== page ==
Natasha Longo, Prevent Disease
Honey, one of the most incredible non-perishable foods that can kill almost every type of bacteria. It could also be one sweet solution to the serious, ever-growing problem of bacterial resistance to antibiotics, researchers said.
Medical professionals sometimes use honey successfully as a topical dressing, but it could play a larger role in fighting infections, the researchers predicted. Their study was part of the 247th National Meeting of the American Chemical Society (ACS), the world’s largest scientific society.
“The unique property of honey lies in its ability to fight infection on multiple levels, making it more difficult for bacteria to develop resistance,” said study leader Susan M. Meschwitz, Ph.D. That is, it uses a combination of weapons, including hydrogen peroxide, acidity, osmotic effect, high sugar concentration and polyphenols — all of which actively kill bacterial cells, she explained. The osmotic effect, which is the result of the high sugar concentration in honey, draws water from the bacterial cells, dehydrating and killing them.
Professor Rose Cooper from the University of Wales Institute Cardiff has looked at how honey interacts with three types of bacteria that commonly infest wounds: Pseudomonas aeruginosa, Group A Streptococci and Meticillin-resistant Staphylococcus aureus (MRSA). Her group has found that honey can interfere with the growth of these bacteria in a variety of ways and suggests that honey is an attractive option for the treatment of drug-resistant wound infections.
Some bacteria have become resistant to every commonly prescribed antibacterial drug. But scientists found that raw Manuka honey, as it is known in New Zealand, or jelly bush honey, as it is known in Australia, killed every bacteria or pathogen it was tested on.
Current findings on Manuka Honey are likely to have a major impact on modern medicine and could lead to a range of honey-based products to replace antibiotic and antiseptic creams.
“Most bacteria that cause infections in hospitals are resistant to at least one antibiotic, and there is an urgent need for new ways to treat and control surface infections,” Professor Dee Carter, from the University of Sydney’s School of Molecular and Microbial Biosciences.
In addition, several studies have shown that honey inhibits the formation of biofilms, or communities of slimy disease-causing bacteria, said Dr. Meschwitz. “Honey may also disrupt quorum sensing, which weakens bacterial virulence, rendering the bacteria more susceptible to conventional antibiotics,” Meschwitz said. Quorum sensing is the way bacteria communicate with one another, and may be involved in the formation of biofilms. In certain bacteria, this communication system also controls the release of toxins, which affects the bacteria’s pathogenicity, or their ability to cause disease.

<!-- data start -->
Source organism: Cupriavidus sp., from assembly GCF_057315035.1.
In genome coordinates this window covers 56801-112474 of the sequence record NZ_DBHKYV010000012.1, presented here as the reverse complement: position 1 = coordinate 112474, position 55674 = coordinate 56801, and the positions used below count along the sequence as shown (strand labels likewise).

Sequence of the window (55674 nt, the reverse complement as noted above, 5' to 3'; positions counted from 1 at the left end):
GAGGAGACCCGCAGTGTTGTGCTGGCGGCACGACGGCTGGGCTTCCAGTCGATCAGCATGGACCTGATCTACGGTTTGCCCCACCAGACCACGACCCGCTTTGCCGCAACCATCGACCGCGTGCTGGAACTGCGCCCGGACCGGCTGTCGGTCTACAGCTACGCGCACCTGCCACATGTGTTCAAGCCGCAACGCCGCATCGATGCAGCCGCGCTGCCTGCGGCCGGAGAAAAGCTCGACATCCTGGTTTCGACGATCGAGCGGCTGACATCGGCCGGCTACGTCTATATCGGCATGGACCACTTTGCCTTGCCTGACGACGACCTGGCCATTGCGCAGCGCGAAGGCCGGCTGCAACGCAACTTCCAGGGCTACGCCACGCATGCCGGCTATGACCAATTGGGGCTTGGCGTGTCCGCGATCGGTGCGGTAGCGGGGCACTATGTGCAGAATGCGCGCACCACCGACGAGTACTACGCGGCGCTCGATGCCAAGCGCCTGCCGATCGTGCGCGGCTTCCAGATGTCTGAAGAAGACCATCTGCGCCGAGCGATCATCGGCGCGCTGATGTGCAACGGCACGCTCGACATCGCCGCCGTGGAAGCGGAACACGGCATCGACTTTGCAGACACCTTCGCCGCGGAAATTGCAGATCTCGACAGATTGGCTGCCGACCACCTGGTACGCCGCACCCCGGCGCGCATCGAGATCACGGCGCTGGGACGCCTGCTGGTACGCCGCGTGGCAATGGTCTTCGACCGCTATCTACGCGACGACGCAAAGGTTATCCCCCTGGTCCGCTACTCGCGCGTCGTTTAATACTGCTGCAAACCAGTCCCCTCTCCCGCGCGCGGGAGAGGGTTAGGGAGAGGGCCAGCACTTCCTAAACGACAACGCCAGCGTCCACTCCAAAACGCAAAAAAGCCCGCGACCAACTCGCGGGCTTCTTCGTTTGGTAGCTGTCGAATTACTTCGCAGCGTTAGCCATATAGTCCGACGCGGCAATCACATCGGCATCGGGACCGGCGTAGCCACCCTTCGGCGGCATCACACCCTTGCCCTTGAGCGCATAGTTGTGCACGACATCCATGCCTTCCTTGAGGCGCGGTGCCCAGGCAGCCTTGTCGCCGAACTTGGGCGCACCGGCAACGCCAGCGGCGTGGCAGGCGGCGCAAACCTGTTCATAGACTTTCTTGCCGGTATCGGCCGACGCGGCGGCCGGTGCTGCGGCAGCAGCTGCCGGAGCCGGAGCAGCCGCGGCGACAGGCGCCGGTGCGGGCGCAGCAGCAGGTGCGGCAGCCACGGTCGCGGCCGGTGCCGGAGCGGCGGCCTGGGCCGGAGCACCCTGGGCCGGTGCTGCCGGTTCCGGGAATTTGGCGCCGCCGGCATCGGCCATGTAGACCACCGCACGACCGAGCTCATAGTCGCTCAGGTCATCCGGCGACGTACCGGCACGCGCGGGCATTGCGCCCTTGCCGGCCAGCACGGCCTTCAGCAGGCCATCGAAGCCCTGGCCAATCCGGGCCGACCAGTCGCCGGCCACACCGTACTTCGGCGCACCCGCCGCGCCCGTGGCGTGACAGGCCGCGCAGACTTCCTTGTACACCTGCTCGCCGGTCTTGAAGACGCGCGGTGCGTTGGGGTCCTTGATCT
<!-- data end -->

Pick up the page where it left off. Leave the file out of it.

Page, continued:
Meschwitz, who is with Salve Regina University in Newport, R.I., said another advantage of honey is that unlike conventional antibiotics, it doesn’t target the essential growth processes of bacteria. The problem with this type of targeting, which is the basis of conventional antibiotics, is that it results in the bacteria building up resistance to the drugs.
Honey is effective because it is filled with healthful polyphenols, or antioxidants, she said. These include the phenolic acids, caffeic acid, p-coumaric acid and ellagic acid, as well as many flavonoids. “Several studies have demonstrated a correlation between the non-peroxide antimicrobial and antioxidant activities of honey and the presence of honey phenolics,” she added. A large number of laboratory and limited clinical studies have confirmed the broad-spectrum antibacterial, antifungal and antiviral properties of honey, according to Meschwitz.
She said that her team also is finding that honey has antioxidant properties and is an effective antibacterial. “We have run standard antioxidant tests on honey to measure the level of antioxidant activity,” she explained. “We have separated and identified the various antioxidant polyphenol compounds. In our antibacterial studies, we have been testing honey’s activity against E. coli, Staphylococcus aureus andPseudomonas aeruginosa, among others.”
This research may increase the clinical use of honey as doctors are faced with the threat of diminishingly effective antimicrobial options. “We need innovative and effective ways of controlling wound infections that are unlikely to contribute to increased antimicrobial resistance. We have already demonstrated that manuka honey is not likely to select for honey-resistant bacteria,” said Professor Cooper. At present, most antimicrobial interventions for patients are with systemic antibiotics. “The use of a topical agent to eradicate bacteria from wounds is potentially cheaper and may well improve antibiotic therapy in the future. This will help reduce the transmission of antibiotic-resistant bacteria from colonised wounds to susceptible patients.”
Keep in mind that there are well over 30 commercial producers of honey that have no traces of pollen and lack beneficial vitamins and enzymes among a host of other natural constituents which are removed due to pasteurization and processing. Most golden honey you see at your local grocery is dead and far from the health promoting powerhouse of its raw unpasteurized counterpart. Processed honey is not honey at all and if you desire any kind of health benefits, you must stick to the real stuff.
About the Author
Natasha Longo has a master’s degree in nutrition and is a certified fitness and nutritional counselor. She has consulted on public health policy and procurement in Canada, Australia, Spain, Ireland, England and Germany.
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